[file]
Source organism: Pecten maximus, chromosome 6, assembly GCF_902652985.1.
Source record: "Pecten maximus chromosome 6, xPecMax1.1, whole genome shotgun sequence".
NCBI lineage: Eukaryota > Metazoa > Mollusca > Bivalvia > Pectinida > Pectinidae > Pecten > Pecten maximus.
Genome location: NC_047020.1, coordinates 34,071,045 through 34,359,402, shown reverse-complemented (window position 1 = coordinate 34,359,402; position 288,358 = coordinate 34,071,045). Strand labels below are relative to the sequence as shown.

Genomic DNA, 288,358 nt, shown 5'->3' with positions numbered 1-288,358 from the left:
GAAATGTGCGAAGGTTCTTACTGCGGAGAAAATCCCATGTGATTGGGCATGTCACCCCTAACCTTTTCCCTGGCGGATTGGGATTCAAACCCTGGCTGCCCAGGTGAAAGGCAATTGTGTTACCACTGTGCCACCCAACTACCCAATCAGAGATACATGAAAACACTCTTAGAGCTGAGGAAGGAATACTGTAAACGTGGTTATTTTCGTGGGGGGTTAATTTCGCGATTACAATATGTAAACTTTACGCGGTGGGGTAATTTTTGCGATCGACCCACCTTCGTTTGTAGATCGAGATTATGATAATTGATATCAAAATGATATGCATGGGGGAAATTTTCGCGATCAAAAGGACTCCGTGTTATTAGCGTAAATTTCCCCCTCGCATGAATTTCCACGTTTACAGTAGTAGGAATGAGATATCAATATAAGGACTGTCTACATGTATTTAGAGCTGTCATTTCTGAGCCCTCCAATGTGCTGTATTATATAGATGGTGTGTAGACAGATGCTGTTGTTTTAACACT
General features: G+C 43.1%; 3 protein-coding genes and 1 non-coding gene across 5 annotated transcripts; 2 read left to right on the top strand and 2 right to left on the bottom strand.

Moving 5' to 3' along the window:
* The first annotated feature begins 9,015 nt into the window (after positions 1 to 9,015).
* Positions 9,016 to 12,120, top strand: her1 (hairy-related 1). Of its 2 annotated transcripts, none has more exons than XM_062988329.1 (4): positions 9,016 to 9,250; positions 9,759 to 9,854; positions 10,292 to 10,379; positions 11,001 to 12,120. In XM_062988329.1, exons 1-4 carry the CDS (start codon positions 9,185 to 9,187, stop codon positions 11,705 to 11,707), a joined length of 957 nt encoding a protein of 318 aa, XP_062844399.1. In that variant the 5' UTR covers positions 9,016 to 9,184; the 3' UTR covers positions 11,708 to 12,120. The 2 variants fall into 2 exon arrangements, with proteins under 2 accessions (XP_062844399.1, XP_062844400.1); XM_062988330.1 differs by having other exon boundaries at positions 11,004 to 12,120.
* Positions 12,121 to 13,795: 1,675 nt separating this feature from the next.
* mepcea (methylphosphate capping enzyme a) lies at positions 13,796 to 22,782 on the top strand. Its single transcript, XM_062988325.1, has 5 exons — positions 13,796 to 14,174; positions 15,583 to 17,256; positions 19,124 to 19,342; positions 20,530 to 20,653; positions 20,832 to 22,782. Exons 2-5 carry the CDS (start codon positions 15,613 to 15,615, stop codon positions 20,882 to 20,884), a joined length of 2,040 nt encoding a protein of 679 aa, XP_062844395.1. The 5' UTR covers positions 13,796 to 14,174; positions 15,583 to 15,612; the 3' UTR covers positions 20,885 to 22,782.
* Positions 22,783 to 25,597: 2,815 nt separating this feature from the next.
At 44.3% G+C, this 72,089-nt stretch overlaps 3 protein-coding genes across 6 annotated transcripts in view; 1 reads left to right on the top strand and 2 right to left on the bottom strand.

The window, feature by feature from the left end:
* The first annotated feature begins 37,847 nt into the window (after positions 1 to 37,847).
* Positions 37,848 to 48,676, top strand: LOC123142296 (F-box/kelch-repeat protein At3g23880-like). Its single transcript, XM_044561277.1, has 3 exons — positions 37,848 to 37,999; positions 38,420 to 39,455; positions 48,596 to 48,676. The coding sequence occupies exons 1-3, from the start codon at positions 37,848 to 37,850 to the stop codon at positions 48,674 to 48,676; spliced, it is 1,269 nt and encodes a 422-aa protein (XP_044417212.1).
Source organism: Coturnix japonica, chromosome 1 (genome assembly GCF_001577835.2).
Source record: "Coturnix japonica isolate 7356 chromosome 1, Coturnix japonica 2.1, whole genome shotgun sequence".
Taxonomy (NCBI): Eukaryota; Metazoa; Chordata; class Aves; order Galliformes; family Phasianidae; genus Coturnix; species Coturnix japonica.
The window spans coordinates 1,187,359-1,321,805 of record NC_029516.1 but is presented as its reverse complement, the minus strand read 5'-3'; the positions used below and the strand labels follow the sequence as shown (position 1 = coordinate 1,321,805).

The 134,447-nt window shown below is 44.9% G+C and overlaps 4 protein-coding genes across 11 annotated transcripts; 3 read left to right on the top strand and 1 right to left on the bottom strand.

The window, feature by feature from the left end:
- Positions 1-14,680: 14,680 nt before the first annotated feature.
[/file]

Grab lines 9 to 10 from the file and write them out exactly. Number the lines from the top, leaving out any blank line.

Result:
* The first annotated feature begins 9,015 nt into the window (after positions 1 to 9,015).
* Positions 9,016 to 12,120, top strand: her1 (hairy-related 1). Of its 2 annotated transcripts, none has more exons than XM_062988329.1 (4): positions 9,016 to 9,250; positions 9,759 to 9,854; positions 10,292 to 10,379; positions 11,001 to 12,120. In XM_062988329.1, exons 1-4 carry the CDS (start codon positions 9,185 to 9,187, stop codon positions 11,705 to 11,707), a joined length of 957 nt encoding a protein of 318 aa, XP_062844399.1. In that variant the 5' UTR covers positions 9,016 to 9,184; the 3' UTR covers positions 11,708 to 12,120. The 2 variants fall into 2 exon arrangements, with proteins under 2 accessions (XP_062844399.1, XP_062844400.1); XM_062988330.1 differs by having other exon boundaries at positions 11,004 to 12,120.